This could have been stock from a certain Junky Antique Shop we know or most car boot sales, come to that. A Fleamarket stall in Pisa. Nothing worth having . . .
A corner of an antique shop window, rather than a market stall, but I took it as a couple of things there to interest my husband.
This was a stall at the Permanent Fleamarket - though there is a much much bigger one set up each month - but of course we missed that. Some nice glass lighting, but beyond our means and difficult to pack!
My husband loves Windsor chairs, and has a small collection. Somehow these two very English Windsor chairs ended up in Florence - I ouldn't see a price though and the shop was still shut. My husband says they are North Country in style - well, north of Nottingham, going up through Lancs. Nice chairs.
Gelato anyone? They were SUPERB. We had one in Pisa and then queued to go to the best Gelato shop in Florence later in the week, and had a double decker Pear and Salted Caramel. Ice cream is never going to taste the same again . . .
A corner of the general market stocked bedding - imported quilts made in the Far East included. There were also lots of 2nd hand and vintage clothing stalls, which Tam enjoyed looking through (but not the prices!)
There were many similar stalls offering fresh meat and vast quantities of Charcuterie.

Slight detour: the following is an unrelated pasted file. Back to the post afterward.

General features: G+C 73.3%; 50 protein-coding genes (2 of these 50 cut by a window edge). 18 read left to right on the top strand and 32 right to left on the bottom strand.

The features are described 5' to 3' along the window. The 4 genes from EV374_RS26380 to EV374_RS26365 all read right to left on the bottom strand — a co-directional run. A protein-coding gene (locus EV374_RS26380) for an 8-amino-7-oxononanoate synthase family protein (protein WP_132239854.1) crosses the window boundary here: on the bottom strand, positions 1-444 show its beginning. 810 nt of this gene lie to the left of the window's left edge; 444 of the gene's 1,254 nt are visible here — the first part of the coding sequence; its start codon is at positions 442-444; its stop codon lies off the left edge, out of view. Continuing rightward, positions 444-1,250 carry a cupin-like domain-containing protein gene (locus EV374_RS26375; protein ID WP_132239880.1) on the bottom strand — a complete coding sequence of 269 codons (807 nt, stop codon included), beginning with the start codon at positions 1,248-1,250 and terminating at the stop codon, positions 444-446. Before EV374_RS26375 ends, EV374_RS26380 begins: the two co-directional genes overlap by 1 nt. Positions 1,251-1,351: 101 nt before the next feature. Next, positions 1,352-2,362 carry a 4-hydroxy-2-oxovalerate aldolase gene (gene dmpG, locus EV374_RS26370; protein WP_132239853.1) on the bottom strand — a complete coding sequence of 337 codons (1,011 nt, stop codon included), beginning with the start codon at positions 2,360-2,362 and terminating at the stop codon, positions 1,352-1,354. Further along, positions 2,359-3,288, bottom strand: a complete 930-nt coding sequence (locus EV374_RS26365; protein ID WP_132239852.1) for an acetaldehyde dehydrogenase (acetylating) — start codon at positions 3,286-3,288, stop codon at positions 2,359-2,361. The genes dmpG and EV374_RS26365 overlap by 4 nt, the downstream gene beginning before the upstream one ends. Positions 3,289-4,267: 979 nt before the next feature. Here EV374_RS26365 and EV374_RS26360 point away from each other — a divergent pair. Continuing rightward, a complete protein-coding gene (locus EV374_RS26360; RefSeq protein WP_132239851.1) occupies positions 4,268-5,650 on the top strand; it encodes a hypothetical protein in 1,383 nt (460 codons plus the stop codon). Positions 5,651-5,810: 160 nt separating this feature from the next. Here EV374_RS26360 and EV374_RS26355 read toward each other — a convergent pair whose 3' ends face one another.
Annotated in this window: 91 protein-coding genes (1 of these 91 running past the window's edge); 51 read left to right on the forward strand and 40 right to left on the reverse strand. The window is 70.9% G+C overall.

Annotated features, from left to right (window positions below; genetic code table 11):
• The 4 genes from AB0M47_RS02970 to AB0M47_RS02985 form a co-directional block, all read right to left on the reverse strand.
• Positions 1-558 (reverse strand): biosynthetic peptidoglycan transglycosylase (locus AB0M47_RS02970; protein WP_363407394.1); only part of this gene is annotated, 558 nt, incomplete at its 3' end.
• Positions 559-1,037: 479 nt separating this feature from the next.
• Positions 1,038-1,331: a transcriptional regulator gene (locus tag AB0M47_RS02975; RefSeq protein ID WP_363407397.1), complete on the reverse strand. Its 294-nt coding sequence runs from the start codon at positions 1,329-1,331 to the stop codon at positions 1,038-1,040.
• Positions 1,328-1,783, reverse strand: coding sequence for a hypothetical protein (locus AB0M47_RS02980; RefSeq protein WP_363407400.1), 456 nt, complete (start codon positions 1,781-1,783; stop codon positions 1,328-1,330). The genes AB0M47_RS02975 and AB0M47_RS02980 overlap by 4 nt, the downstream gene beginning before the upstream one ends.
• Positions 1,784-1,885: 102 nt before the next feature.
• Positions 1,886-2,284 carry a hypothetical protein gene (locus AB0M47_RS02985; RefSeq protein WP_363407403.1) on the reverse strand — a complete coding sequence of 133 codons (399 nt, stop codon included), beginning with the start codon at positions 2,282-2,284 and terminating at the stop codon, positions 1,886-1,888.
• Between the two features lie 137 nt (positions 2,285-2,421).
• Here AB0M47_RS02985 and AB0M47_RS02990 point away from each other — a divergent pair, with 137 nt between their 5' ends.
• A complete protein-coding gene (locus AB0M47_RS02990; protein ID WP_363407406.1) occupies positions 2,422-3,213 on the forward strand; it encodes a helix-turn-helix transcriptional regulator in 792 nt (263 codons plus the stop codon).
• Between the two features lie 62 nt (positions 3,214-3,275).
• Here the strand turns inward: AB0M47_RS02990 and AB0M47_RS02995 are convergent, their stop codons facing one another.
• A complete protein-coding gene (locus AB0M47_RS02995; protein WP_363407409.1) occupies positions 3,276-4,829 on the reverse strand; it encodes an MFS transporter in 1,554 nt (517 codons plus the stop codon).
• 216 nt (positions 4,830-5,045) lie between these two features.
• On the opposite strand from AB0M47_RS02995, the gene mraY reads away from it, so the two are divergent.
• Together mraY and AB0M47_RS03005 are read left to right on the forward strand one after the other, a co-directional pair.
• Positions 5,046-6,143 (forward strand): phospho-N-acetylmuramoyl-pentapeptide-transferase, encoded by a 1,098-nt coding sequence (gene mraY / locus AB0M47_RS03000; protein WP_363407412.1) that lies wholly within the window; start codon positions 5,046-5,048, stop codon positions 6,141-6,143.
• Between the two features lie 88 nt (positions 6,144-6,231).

We bought our lunch from Paolo's stall (Thursday) - huge fresh cold pananis with Parma ham, local cheese, and salad, washed down with a mouthful of excellent red wine.
Part of the offerings at the Fish Market. Tam said she saw one of the stallholders cutting up a small shark!
More good produce, lots of cheese, and salt cod as well.
The fruit and vegetables were so fresh and tempting and we just HAD to buy Blood Oranges when we got home after seeing them here. We passed them by on the day as oranges are just so messy to picnic on! There were lots of baby courgettes still with their flowers on, huge strawberries which we meant to buy then got distracted. Artichoke heads, chicory, huge aubergines, peppers - everything you could need.
One of the stalls at the Farmer's Market, which was equally stuffed with goodies. I don't like Olives, but the Olive bread looked fabulous.
Further along the same stall - some wonderful Marzipan fruits, and to the left, gigantic doughnuts.
Selections of regional cheeses, above and below.
The Pugliese cheese is made from sheep's milk, and has a very intense flavour - it's usually grated to accompany other regional dishes. HERE'S A LINK about regional Italian cooking and food.
A great selection of fresh bread to accompany any meal.
Last but not least - a fabulous array of crystalized fruits of every description.
The bitter irony of all this largesse was that I wasn't really tempted by anything, because I was brewing this infection. I lived on water, and had to force down food. The only good meal I ate was pizza on the first day there and then I went downhill! A wonderful plate of pasta bolognese (fifteen euros) and I managed just four mouthfuls before I was completely full up. I managed a little better with an (overcooked) Sea Bream the next night, and really enjoyed the beef in red wine on the final night, only we were sat outside, and there was a brisk and cold wind which rendered everything on my plate stone cold within minutes, but I managed half of it . . . So I had better get on and do some recreating here hadn't I?!